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Legal action against a company means lodging a formal claim against the company or an employer.

Individuals may file a claim for various reasons, such as breach of employment contract, discrimination, or infringement of their rights. Regardless of the reason, the process can be complex and intimidating for many. 

Companies often employ tactics to dissuade individuals from taking legal action, including job-related threats or using their financial clout to intimidate.

As a result, many people choose to abandon their legitimate claims. This article will explore the reasons for suing a company, the steps involved, and whether or not you should consult a solicitor.

Reasons to sue a company

If you need help with how to take legal action against a company, there are numerous grounds for doing so. Some of the common reasons are as follows:

Below, some of these reasons are discussed in greater detail:

Taking legal action for negligence

Negligence could cover a vast array, but the most common forms of negligence in court are the following:

  1. Employer Negligence: In the UK, all employers must comply with Health and Safety Executive regulations and other UK laws that protect employees. If an employer neglects to take reasonable precautions, they may be negligent in ensuring a safe working environment. Reasons for this negligence could include faulty equipment, inadequate training, or insufficient background checks. In such cases, a standard lawsuit is usually not the proper channel for redress; instead, a worker’s compensation claim should be filed.
  2. Professional Negligence: Companies providing professional advice or services have a duty of care to adhere to industry standards. If they fail to do so and consumers suffer, they could be liable for professional negligence. Examples include legal, medical, or financial negligence. Establishing liability requires proving the company had a duty of care, breached that duty, and caused foreseeable damage.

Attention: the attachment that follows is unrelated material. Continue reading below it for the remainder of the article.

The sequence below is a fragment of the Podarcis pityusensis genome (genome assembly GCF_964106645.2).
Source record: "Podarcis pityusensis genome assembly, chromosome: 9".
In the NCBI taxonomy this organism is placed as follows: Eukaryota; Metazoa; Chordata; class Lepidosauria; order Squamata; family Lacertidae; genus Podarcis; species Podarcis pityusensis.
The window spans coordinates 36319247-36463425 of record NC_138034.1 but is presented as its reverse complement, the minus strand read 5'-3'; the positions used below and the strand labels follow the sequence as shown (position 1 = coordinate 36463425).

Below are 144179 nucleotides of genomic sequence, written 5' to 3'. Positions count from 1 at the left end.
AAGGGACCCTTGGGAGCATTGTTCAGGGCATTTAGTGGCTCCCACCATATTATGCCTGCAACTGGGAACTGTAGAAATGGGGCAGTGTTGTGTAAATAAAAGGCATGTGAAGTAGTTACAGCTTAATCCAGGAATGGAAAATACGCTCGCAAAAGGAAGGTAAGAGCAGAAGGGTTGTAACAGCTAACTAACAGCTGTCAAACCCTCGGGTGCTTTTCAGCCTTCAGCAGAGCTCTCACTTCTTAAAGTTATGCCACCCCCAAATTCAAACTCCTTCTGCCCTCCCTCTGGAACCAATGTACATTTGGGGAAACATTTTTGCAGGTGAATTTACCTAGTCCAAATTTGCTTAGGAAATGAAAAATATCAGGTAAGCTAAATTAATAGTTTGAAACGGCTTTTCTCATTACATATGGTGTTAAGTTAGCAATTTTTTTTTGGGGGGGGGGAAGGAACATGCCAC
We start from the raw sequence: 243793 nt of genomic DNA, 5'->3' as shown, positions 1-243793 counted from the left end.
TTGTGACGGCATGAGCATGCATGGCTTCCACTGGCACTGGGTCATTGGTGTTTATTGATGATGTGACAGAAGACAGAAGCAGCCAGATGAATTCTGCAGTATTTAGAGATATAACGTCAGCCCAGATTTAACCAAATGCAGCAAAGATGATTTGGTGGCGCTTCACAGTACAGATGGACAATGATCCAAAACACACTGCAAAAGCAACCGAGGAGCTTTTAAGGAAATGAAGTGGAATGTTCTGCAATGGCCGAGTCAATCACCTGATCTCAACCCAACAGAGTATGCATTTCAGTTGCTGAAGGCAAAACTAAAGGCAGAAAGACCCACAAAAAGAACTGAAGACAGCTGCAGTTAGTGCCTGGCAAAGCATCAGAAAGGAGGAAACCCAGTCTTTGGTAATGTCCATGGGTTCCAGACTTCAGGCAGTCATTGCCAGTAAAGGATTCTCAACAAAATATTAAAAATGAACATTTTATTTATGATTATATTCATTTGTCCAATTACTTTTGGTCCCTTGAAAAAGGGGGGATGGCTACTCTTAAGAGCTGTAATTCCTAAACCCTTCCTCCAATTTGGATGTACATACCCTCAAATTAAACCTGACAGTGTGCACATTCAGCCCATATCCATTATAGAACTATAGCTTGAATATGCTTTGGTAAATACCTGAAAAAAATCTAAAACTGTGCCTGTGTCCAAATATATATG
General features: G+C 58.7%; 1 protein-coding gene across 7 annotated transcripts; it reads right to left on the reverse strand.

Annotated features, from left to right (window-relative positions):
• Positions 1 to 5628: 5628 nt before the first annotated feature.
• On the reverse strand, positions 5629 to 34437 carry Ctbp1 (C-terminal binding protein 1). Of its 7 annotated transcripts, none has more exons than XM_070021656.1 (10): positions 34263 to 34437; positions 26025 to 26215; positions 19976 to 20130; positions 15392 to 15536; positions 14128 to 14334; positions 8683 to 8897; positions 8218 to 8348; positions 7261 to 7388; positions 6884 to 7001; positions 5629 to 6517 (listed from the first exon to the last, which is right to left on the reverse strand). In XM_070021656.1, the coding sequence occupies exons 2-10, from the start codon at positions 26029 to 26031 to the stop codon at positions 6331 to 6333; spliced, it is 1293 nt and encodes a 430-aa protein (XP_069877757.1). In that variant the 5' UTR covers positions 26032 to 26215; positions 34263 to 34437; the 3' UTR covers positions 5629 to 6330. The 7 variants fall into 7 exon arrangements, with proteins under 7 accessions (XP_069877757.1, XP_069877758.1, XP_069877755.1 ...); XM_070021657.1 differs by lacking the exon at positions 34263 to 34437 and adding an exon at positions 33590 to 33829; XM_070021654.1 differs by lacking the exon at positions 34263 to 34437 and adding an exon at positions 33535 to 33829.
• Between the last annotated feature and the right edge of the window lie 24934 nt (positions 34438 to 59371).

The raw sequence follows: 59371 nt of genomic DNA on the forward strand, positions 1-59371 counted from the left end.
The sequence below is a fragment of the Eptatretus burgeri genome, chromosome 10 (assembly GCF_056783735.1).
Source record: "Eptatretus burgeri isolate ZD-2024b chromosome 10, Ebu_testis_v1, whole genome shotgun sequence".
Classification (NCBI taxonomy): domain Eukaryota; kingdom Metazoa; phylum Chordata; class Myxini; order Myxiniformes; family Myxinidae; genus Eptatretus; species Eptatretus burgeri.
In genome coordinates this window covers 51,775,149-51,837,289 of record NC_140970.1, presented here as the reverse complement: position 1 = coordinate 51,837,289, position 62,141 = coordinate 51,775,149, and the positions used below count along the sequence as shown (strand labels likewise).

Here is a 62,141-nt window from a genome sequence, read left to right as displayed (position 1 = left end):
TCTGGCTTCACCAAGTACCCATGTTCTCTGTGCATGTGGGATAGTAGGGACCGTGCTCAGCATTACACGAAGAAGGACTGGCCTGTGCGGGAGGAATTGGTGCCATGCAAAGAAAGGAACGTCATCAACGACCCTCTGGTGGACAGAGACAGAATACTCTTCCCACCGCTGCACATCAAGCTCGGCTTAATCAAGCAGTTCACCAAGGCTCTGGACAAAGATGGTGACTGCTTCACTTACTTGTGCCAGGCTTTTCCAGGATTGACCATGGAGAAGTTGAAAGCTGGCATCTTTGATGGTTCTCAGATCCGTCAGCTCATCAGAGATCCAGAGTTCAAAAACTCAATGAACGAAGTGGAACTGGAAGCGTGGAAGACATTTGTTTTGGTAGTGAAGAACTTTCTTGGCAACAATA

Taking legal action for product liability

When a consumer purchases a product, they expect it to function as advertised and not cause harm.

However, consumers sometimes take legal action for unsafe and defective products.

According to the Consumer Rights Act, products must meet the following criteria:

  • Satisfactory Quality: The goods should meet a reasonable person’s standard.
  • Fit for Purpose: If a specific purpose for the goods has been indicated, they must be fit for that purpose.
  • Match the Description, Sample, or Model: The product must conform to any description, sample, or model provided.

These rules also apply to digital content like games and apps.

Liability for faulty products

Companies are responsible for ensuring their products meet safety standards before production. If a product fails to meet any of the above criteria, the retailer is in breach of the Consumer Rights Act. The action will be against the retailer, not the manufacturer.

Date of purchase

  • For goods bought on or after 1 October 2015, the Consumer Rights Act 2015 applies.
  • For goods purchased on or before 30 September 2015, the Sale of Goods Act 1979 applies.


The 2015 Act provides various remedies, including the short-term right to reject, repair or replacement, price reduction, and the final right to reject.

How do you sue a company? The legal steps

If an out-of-court settlement isn’t viable, the steps below outline how to proceed with legal action:

  1. Identify who is liable: The first step is to establish who is legally responsible for your claim, whether it’s the employer, the company, or a third party involved in the case.
  2. Research and Document the Issue: Gather all pertinent information and evidence about your claim. This could include emails, contracts, or any forms of communication, photographs, and witness statements.
  3. Determine the jurisdiction: This refers to the geographic area where the claim can be filed. This may be where the company operates or where the incident occurred.
  4. Consult Pre-Action Protocols: Before taking a case to court, it’s often required to follow specific pre-action protocols which include sending a formal “Letter Before Action” to the opposing party outlining your claim.